Monday, April 14, 2014

A Room of My Own: And Who Is My Neighbor?

in sunlight
reading Robert Frost ...
a high fence
going up between me
and my white neighbor

white flight, white fright ...
my Chinese roommate
practices "l" and "r"
before the window
as the moonlight slips in


  1. White in L5 hints at the phenomenon of white flight (note: the politically correct term is called demographic change) , one that is a well-known but least discussed issue in North America. Over the past 12 years, my neighborhood has been changed from predominantly white to "colored," and a lot of white neighbors installed backyard slides/swings. Now, local parks are full of "colors."

    The poetical is the personal is the political.

  2. The title is taken from Luke 10: 29, New testament:

    But he wanted to justify himself, so he asked Jesus, “And who is my neighbor?”

    Below is excerpted from Luke 10:25-37 (New International Version), The Parable of the Good Samaritan:

    25 On one occasion an expert in the law stood up to test Jesus. “Teacher,” he asked, “what must I do to inherit eternal life?”

    26 “What is written in the Law?” he replied. “How do you read it?”

    27 He answered, “‘Love the Lord your God with all your heart and with all your soul and with all your strength and with all your mind’[a]; and, ‘Love your neighbor as yourself.’[b]”

    28 “You have answered correctly,” Jesus replied. “Do this and you will live.”

    29 But he wanted to justify himself, so he asked Jesus, “And who is my neighbor?”

    30 In reply Jesus said: “A man was going down from Jerusalem to Jericho, when he was attacked by robbers. They stripped him of his clothes, beat him and went away, leaving him half dead. 31 A priest happened to be going down the same road, and when he saw the man, he passed by on the other side. 32 So too, a Levite, when he came to the place and saw him, passed by on the other side. 33 But a Samaritan, as he traveled, came where the man was; and when he saw him, he took pity on him. 34 He went to him and bandaged his wounds, pouring on oil and wine. Then he put the man on his own donkey, brought him to an inn and took care of him. 35 The next day he took out two denarii[c] and gave them to the innkeeper. ‘Look after him,’ he said, ‘and when I return, I will reimburse you for any extra expense you may have.’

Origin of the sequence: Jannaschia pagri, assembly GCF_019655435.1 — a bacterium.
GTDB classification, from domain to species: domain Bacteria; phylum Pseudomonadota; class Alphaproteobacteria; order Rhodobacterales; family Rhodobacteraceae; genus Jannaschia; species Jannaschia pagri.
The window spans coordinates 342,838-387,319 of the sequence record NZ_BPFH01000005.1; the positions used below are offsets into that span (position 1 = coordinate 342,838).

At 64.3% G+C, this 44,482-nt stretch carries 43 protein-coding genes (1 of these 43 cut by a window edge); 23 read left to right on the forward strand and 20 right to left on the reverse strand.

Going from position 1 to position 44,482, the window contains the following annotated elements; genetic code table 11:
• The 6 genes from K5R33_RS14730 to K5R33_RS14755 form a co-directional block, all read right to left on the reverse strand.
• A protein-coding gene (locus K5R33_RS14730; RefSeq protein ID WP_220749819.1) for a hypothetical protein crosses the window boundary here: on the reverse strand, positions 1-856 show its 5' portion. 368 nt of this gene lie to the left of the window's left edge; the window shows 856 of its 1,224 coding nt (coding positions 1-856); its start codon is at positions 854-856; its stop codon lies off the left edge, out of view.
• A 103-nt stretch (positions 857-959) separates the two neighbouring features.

36 “Which of these three do you think was a neighbor to the man who fell into the hands of robbers?”

    37 The expert in the law replied, “The one who had mercy on him.”

    Jesus told him, “Go and do likewise.”

  3. The first tanka parodically alludes to "Mending Wall" by Robert Frost:

    Something there is that doesn't love a wall,
    That sends the frozen-ground-swell under it,
    And spills the upper boulders in the sun,
    And makes gaps even two can pass abreast.
    The work of hunters is another thing:
    I have come after them and made repair
    Where they have left not one stone on a stone,
    But they would have the rabbit out of hiding,
    To please the yelping dogs. The gaps I mean,
    No one has seen them made or heard them made,
    But at spring mending-time we find them there.
    I let my neighbor know beyond the hill;
    And on a day we meet to walk the line
    And set the wall between us once again.
    We keep the wall between us as we go.
    To each the boulders that have fallen to each.
    And some are loaves and some so nearly balls
    We have to use a spell to make them balance:
    'Stay where you are until our backs are turned!'
    We wear our fingers rough with handling them.
    Oh, just another kind of out-door game,
    One on a side. It comes to little more:
    There where it is we do not need the wall:
    He is all pine and I am apple orchard.
    My apple trees will never get across
    And eat the cones under his pines, I tell him.
    He only says, 'Good fences make good neighbors'.
    Spring is the mischief in me, and I wonder
    If I could put a notion in his head:
    'Why do they make good neighbors? Isn't it
    Where there are cows?
    But here there are no cows.
    Before I built a wall I'd ask to know
    What I was walling in or walling out,
    And to whom I was like to give offence.
    Something there is that doesn't love a wall,
    That wants it down.' I could say 'Elves' to him,
    But it's not elves exactly, and I'd rather
    He said it for himself. I see him there
    Bringing a stone grasped firmly by the top
    In each hand, like an old-stone savage armed.
    He moves in darkness as it seems to me~
    Not of woods only and the shade of trees.
    He will not go behind his father's saying,
    And he likes having thought of it so well
    He says again, "Good fences make good neighbors."